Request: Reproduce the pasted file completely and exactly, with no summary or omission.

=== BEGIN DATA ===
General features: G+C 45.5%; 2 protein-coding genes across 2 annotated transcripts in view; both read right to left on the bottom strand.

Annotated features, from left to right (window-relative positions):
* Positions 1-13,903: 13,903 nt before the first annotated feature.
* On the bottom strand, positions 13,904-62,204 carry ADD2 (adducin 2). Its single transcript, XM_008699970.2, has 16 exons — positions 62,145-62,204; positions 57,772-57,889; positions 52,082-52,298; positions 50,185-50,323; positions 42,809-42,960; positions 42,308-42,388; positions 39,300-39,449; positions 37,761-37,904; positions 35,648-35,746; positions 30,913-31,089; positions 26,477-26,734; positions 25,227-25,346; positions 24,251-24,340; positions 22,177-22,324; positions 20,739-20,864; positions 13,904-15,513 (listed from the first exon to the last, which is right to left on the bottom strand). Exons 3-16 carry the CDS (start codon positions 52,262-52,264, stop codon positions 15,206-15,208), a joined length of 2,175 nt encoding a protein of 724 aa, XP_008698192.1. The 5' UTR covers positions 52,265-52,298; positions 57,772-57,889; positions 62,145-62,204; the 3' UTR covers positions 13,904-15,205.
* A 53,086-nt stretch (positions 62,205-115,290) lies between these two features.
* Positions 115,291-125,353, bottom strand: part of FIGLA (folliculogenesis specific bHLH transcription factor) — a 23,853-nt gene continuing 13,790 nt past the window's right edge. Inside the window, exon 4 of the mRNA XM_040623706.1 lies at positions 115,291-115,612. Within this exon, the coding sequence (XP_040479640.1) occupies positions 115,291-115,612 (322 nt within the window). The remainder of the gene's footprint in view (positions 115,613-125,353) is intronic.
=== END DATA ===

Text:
General features: G+C 45.5%; 2 protein-coding genes across 2 annotated transcripts in view; both read right to left on the bottom strand.

Annotated features, from left to right (window-relative positions):
* Positions 1-13,903: 13,903 nt before the first annotated feature.
* On the bottom strand, positions 13,904-62,204 carry ADD2 (adducin 2). Its single transcript, XM_008699970.2, has 16 exons — positions 62,145-62,204; positions 57,772-57,889; positions 52,082-52,298; positions 50,185-50,323; positions 42,809-42,960; positions 42,308-42,388; positions 39,300-39,449; positions 37,761-37,904; positions 35,648-35,746; positions 30,913-31,089; positions 26,477-26,734; positions 25,227-25,346; positions 24,251-24,340; positions 22,177-22,324; positions 20,739-20,864; positions 13,904-15,513 (listed from the first exon to the last, which is right to left on the bottom strand). Exons 3-16 carry the CDS (start codon positions 52,262-52,264, stop codon positions 15,206-15,208), a joined length of 2,175 nt encoding a protein of 724 aa, XP_008698192.1. The 5' UTR covers positions 52,265-52,298; positions 57,772-57,889; positions 62,145-62,204; the 3' UTR covers positions 13,904-15,205.
* A 53,086-nt stretch (positions 62,205-115,290) lies between these two features.
* Positions 115,291-125,353, bottom strand: part of FIGLA (folliculogenesis specific bHLH transcription factor) — a 23,853-nt gene continuing 13,790 nt past the window's right edge. Inside the window, exon 4 of the mRNA XM_040623706.1 lies at positions 115,291-115,612. Within this exon, the coding sequence (XP_040479640.1) occupies positions 115,291-115,612 (322 nt within the window). The remainder of the gene's footprint in view (positions 115,613-125,353) is intronic.